PostScript

%!PS

% position constants and procs
/x 72 def 
/yPos 700 def
/y {yPos lnHeight sub dup /yPos exch def} bind def

% font constants
/fontName /Courier def
/ptSize 12 def
/lnHeight ptSize 1.2 mul def

% set the font
fontName ptSize selectfont

% for loop to paint numbers
1 1 10 { 5 string cvs x y moveto show} for

% commit page image to currentpage
showpage
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In C

#include <stdio.h>

#define MIN_RANGE 1
#define MAX_RANGE 10

int main (void)
{
       int i;

       for (i = MIN_RANGE; i <= MAX_RANGE; i++)
              printf("%i\n", i);

       return 0;
}
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My Tama, or some other language I haven't heard of? If you're talking about mine, yea, it's pretty lame. :) I never got around to really improving it.

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Jess, was this thread inspire by the one on PFO ;).

Of course not. ;)

Bah, I wanted to be the first to use Ruby. Anyways...

Ruby

puts *(1..10)
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Here's um, another Scheme version:

(let loop ((i 1))
  (cond ((<= i 10)
         (display i)
         (loop (+ i 1))))

And another...

(define (range n m)
  (if (> n m)
      '()
      (cons n (range (+ n 1) m))))
(for-each display (range 1 10))
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Ohhh yeahh. Predicates with internal state.

#include <iostream>
#include <list>
#include <algorithm>
using namespace std;

template <class T>
inline void PRINT_ELEMENTS(const T& coll, const char* optc="")
{
    std::cout << optc;
    typename T::const_iterator pos;
    for (pos=coll.begin(); pos != coll.end(); ++pos)
    {
      std::cout << *pos << " ";
    }
}


class IntSequence
{
  public:
    //constructor
    IntSequence(int initialValue)
    : value(initialValue) { }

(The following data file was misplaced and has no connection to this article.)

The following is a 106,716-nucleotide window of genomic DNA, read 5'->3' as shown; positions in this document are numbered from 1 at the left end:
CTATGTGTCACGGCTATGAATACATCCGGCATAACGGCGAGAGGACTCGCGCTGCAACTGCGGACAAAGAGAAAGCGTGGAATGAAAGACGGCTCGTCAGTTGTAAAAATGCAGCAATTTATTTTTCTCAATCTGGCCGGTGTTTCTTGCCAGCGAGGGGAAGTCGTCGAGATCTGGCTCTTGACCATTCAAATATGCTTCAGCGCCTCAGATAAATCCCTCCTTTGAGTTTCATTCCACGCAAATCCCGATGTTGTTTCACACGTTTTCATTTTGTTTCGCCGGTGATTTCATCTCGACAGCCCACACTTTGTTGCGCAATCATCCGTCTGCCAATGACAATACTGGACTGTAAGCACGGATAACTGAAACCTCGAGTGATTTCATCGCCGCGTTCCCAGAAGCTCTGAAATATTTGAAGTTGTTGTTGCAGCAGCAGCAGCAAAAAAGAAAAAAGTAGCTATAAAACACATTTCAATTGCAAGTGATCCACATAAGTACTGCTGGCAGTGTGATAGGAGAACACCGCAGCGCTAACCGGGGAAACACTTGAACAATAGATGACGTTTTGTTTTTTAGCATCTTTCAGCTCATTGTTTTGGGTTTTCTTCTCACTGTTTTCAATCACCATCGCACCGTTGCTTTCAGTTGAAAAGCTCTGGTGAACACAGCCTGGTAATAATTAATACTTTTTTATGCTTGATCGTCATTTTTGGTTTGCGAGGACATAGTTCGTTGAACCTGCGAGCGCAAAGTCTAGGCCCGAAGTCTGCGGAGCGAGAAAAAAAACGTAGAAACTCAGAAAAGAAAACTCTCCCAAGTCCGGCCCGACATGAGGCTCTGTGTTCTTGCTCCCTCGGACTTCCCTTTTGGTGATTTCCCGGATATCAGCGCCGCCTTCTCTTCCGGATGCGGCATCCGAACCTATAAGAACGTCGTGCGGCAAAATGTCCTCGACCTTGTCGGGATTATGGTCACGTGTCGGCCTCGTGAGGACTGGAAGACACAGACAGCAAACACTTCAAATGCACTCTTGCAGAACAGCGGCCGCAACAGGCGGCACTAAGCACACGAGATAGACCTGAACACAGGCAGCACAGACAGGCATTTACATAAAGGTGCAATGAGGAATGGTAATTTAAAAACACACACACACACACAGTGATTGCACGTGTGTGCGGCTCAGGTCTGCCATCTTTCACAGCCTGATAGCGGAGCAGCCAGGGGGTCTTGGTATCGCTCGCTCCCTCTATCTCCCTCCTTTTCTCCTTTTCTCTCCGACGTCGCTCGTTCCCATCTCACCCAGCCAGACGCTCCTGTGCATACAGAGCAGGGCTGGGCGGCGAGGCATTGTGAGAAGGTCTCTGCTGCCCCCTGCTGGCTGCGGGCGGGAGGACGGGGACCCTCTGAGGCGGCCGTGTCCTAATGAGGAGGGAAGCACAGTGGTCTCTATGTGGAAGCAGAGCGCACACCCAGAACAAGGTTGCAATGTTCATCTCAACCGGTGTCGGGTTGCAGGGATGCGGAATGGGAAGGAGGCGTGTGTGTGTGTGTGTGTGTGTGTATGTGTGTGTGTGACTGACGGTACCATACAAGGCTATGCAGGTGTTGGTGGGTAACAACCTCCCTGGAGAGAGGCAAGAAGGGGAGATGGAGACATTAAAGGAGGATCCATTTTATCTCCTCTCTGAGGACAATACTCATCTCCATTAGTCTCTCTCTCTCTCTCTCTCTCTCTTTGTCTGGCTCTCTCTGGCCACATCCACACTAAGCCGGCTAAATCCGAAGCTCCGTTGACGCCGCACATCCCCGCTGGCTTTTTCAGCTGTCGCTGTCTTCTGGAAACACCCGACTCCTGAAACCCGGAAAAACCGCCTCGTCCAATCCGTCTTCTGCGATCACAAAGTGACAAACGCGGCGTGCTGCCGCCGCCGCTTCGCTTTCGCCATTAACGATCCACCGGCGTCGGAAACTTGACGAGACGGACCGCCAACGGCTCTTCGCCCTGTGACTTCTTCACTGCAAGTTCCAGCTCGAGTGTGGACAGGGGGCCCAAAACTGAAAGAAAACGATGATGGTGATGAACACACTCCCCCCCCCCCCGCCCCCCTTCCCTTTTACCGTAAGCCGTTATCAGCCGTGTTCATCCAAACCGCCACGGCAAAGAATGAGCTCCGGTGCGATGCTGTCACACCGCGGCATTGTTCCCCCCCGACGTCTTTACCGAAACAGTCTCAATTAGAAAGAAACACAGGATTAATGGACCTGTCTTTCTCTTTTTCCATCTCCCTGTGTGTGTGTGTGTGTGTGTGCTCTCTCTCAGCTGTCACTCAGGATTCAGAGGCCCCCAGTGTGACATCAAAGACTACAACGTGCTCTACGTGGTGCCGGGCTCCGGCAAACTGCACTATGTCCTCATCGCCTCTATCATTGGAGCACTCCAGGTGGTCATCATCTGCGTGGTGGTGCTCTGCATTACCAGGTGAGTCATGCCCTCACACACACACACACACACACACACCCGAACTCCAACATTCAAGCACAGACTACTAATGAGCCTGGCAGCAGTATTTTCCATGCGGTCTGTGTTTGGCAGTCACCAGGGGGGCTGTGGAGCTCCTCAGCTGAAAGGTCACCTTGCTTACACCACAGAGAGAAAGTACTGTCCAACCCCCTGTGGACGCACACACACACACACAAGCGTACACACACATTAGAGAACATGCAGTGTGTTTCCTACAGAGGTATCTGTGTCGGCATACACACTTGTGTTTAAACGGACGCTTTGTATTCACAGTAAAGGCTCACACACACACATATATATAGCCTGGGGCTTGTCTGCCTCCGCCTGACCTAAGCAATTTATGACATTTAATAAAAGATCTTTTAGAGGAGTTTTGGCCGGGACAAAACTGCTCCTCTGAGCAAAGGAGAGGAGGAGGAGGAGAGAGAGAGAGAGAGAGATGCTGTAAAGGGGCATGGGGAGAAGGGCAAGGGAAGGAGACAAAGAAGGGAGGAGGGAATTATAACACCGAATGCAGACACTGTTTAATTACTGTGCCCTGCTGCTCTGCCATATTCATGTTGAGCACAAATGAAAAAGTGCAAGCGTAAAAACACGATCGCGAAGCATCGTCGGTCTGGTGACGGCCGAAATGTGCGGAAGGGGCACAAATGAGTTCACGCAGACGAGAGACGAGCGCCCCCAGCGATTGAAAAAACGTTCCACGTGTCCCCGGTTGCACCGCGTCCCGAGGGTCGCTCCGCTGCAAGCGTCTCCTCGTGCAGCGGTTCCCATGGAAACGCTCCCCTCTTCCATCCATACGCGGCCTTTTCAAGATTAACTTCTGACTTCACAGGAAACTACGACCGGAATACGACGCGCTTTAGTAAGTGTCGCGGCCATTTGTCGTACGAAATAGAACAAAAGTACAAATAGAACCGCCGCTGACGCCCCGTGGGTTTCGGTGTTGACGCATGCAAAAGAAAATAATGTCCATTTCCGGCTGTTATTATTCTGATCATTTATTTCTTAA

//function call
    int operator() ()
    {
      return value++;
    }

  private:
    int value;
};

int main()
{
  list<int> coll;

  //insert values from 1 to 9
  generate_n(back_inserter(coll), //start
             10,                   //number of elements
             IntSequence(1));     //generates values

  PRINT_ELEMENTS(coll);
  cout << endl;
}
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C

#include <stdio.h>

void count(int start, int end);

int main(void) {
    count(1, 10);

    return 0;
}

void count(int start, int end) {
    int x;

    for(x = start; x <= end; x++)
        printf("%d\n", x);
}
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Java

class Pedantic
{
   public static void main(String[] args)
  {
      for(int i=1; i <=10; i++)
     {
       System.out.println(i);
      }
   }
}
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Using binary arithmetic operators in C++ :)

#include <iostream>

int main()
{
    int a(0);
    while(a!=10)
    {
        int r,c, b(1);
        do
        {
            r=a^b;
            c=(a&b)<<1;
        } while( (a=c) && (b=r) );
        std::cout << (a=(r?r:c)) << '\n';
    }
}
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I'm sure somebody who knows what they're talking about could make a much better implementation (or find improvements for mine ;) ), but here is a linked list in C.

#include <stdio.h>
#include <stdlib.h>

struct Node {
    int data;
    struct Node *next;
};

struct LinkedList {
    struct Node *first;
};

struct Node *newNode(int data) {
    struct Node *node = (struct Node *)malloc(sizeof(struct Node));
    node->data = data;
    node->next = NULL;

    return node;
}

void newLinkedList(struct LinkedList *list, int data) {
    list->first = newNode(data);
}

void displayLinkedList(const struct LinkedList *list) {
    struct Node *current = list->first;

    //traverse the list, printing the data at each Node.